Intensity of unpolarized light (Malus' law)
Light as one type of electromagnetic (EM) wave, is a transverse wave, consisting of varying electric and magnetic fields that oscillate perpendicular to the direction of propagation.
Polarization is the attribute that a wave’s oscillations have a definite direction relative to the direction of propagation of the wave. Waves having such a direction are said to be polarized. For an EM wave, we define the direction of polarization to be the direction parallel to the electric field.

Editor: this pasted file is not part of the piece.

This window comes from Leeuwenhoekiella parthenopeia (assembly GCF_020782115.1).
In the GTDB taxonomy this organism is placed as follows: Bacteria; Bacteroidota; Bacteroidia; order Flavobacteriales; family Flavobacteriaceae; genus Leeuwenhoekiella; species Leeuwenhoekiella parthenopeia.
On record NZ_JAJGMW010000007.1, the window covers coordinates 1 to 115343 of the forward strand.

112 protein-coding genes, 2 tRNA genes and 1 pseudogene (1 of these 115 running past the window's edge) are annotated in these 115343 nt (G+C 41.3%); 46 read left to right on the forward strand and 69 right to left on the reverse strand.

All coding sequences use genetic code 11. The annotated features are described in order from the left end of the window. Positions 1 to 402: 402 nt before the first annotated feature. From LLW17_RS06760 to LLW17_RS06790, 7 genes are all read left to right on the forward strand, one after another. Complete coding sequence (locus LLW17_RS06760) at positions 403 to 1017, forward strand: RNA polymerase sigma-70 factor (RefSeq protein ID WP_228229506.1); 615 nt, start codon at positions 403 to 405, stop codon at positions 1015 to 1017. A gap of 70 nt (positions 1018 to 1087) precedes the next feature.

The axis of a polarizing filter is the direction along which the filter passes the electric field of an EM wave. Only the component of the EM wave parallel to the axis of a filter is passed.
If the angle between the direction of polarization and the axis of a filter is “theta”, the intensity of the transmitted part of the wave is proportional to the intensity of the the polarized wave before passing through the filter.
A beam of unpolarised light can be thought of as containing a uniform mixture of linear polarizations at all possible angles. (cos(θi)= 1/2)
|I||Intensity of the transmitted wave (W/m2)|
|I0||Intensity of the polarized wave before passing through the filter (W/m2)|